• The new ISO wheel. This is the second ISO wheel design on an X-camera, and here we have ISO selection built into the shutter speed wheel. It is different but not better than the ISO wheel on the X-T1, which I am not a big fan of either. Again, this is a button I use all the time and I really dislike using this new wheel while shooting. 
  • No flip screen. The flip screen on the X-T1 is an amazing tool that enables me to easily shoot from high or low positions, and I miss having one on the X-Pro2.
  • Smaller viewfinder. For working in pitch black nightclubs there is just nothing like that X-T1 viewfinder, the sheer size of it is like having night vision goggles. The X-Pro2 viewfinder is a lot smaller and I do really miss the X-T1 viewfinder.


Shooting music, especially electronic music gigs which tend to be dark as the night, is often pushing the camera to the limits. In this respect, the amazing image quality and low noise of the new X-Trans III sensor is fantastic and much better than the X-T1. The X-Pro2 also responds a lot faster, feeling practically instant. There are however some things where the X-T1 really shines, in particular that amazing huge viewfinder and the flip screen. Overall, the new sensor probably will win out and I will end up using the X-Pro2 for most of my electronic music gigs but I am undecided for now and need to use the X-pro2 at more events.

Read the full review of using the X-Pro2 at music events on my blog.


A small selection of music images made with the pre-production X-Pro2. Thank you Zouk Singapore and Club kyo in Singapore.


Even though the X-T1 brought significant technological improvements, the X-Pro1 has always remained my favourite camera for portraiture, mainly because I prefer the rangefinder-style shape over the mini-DSLR form. With the X-Pro2 I get the ergonomics of the X-Pro1 with the functionality of the X-T1 … and more. 

The X-Pro2 feels just fine in my regular sized man hands. After retraining my muscle memory for a couple of days, all the buttons and dials seem to be at the right place. If you are right eyed like me, the viewfinder on the side gives you the benefit of not being hidden behind the camera. With a DSLR-style camera, even a small one like the X-T1, the camera hides most of the photographer’s face. For me it’s very important to build a rapport with my subject. With a camera that isn’t a barrier between us, I find it a lot easier to connect to the sitter.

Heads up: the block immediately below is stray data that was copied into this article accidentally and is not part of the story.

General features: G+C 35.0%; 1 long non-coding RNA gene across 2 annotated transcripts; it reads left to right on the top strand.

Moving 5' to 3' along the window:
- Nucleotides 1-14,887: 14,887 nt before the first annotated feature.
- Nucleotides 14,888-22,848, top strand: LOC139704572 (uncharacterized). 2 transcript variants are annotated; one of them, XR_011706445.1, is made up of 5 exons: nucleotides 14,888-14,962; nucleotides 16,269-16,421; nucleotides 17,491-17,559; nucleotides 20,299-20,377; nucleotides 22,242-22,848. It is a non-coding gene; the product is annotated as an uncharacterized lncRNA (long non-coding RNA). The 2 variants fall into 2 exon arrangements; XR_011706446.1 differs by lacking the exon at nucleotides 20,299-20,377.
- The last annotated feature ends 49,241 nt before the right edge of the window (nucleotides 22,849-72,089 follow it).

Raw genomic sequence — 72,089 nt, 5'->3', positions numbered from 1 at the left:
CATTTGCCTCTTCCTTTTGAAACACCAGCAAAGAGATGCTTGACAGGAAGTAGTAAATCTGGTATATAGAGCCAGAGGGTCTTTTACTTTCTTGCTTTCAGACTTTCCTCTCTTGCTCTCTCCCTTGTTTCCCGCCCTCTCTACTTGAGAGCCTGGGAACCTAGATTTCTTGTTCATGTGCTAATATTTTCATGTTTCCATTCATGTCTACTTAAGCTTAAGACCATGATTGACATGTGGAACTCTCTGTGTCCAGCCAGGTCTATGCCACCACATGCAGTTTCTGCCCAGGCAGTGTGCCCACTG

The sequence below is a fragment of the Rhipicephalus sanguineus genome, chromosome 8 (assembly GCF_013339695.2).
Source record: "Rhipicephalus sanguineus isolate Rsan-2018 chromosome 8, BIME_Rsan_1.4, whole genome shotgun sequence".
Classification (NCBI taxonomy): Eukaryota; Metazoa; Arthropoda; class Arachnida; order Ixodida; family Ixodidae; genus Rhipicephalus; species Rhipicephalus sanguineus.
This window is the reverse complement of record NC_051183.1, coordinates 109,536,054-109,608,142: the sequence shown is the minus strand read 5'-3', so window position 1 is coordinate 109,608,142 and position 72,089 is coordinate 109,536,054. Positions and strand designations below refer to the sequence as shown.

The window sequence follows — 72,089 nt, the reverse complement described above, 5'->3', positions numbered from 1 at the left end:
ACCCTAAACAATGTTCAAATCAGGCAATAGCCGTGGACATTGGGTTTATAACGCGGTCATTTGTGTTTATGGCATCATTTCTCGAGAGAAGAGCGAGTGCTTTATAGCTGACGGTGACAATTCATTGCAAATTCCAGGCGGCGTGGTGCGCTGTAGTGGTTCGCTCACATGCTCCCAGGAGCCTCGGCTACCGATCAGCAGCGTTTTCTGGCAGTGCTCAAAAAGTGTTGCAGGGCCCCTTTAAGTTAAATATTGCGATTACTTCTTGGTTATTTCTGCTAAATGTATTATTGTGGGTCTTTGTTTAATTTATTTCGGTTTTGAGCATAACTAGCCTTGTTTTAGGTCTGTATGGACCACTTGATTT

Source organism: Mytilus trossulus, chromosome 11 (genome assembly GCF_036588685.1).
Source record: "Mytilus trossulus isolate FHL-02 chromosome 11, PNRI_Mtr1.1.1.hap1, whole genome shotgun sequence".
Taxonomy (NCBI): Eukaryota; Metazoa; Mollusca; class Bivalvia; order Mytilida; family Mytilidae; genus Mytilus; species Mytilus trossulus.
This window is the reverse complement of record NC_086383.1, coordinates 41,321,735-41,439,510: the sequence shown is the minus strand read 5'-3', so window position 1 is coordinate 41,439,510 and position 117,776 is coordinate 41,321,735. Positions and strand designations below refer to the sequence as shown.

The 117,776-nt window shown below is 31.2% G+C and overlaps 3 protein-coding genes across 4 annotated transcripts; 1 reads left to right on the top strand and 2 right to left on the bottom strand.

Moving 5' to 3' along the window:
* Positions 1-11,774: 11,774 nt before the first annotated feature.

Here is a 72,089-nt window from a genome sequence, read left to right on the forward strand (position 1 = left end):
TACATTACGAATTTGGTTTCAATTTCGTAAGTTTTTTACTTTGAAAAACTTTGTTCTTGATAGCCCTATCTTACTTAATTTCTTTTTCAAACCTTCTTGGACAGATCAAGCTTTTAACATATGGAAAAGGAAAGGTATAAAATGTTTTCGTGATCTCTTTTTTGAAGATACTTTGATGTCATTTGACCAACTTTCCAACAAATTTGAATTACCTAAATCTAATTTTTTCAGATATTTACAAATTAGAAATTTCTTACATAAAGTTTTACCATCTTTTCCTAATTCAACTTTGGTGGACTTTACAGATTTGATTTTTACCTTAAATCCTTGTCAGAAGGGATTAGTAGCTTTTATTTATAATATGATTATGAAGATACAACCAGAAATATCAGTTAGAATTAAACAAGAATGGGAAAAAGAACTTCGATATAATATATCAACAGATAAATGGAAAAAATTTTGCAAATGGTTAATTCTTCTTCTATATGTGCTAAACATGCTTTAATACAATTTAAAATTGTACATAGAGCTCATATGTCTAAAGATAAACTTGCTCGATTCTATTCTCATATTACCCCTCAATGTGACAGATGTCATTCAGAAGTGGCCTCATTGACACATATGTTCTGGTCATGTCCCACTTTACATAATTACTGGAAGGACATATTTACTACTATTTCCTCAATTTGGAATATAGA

For me, the X-Pro2 is made to be used with prime lenses. With bigger, heavier zooms like the 16-55 or the 50-140 the camera is less well balanced than an X-T1 with the battery grip, particularly when shooting vertical. 

The improved AF and the ability to quickly change focus points with the new joystick make life easier. I often shoot with a very shallow depth of field, so the focus must be absolutely spot on. There are also some improvements in the shutter speed department. The mechanical shutter now goes up to 1/8000 and if that’s not fast enough, you can use the electronic shutter for even faster speeds when using a wide open aperture in a bright environment. Finally, we also get the industry standard 1/250 flash sync speed which is good news for anyone who likes to combine ambient light with flash. 

The X-Pro2 has the kind of wifi-connectivity we’ve seen in all the latest cameras and can print straight to the Instax Share SP-1 printer. As I often want to send a quick picture to the subject for social media use or give them one of those little magic Instax prints, this is a great addition to build connections. 

For portraits I often use the Astia and the Black and White with Red Filter film simulations. These are still there and we get more control over the degree of noise reduction, shadows, highlights and sharpening in camera. There’s also the new Acros black and white film simulation which I found to be very pleasing in some portrait situations. Your preferences may vary from mine but more options and more control are better for everyone. 

The X-Pro2 has a new sensor that packs about eight more megapixels but the Fujifilm magic is still presents. I also figure, I can go up one more stop in the ISO settings compared to the X-T1. I’ve been doing a number of test portrait shoots with a prototype of the X-Pro2 and there’s only one thing that I didn’t like … I couldn’t share my enthusiasm because the camera had to remain a secret … until now. So here it goes: Yihaaaaaaa, the X-Pro2 is here and it’s everything I expected and hoped it would be. 



Picking up the X-Pro 2 for the first time felt like returning to some kind of photographic home. It hits all the right notes with the amazing new X-Trans CMOS III sensor and shutter, which manage to improve on already sensational low light handing and responsiveness. Its shape is still delightfully discreet, with the classic styling that the X-series is known for. 

There are a heap of improvements and new additions:

  • The new 24.3MP X-Trans CMOS III sensor that gives us native ISO 12,800 (the camera can officially see better than my eyes)
  • That fantastic new shutter which is fast - up to 1/8000 sec - and delightfully responsive
  • Dual card slots
  • New Acros film simulation
  • Exposure value compensation of up to +/- 5 with with the new C mode

And a whole bunch more which I won't address here because they are features that I haven't used. There is plenty I love about it, a few things I don't like so much, and other things which just leave me confused.

But all that aside, the thing I really love about the X-Pro 2: It feels right at home in my hands.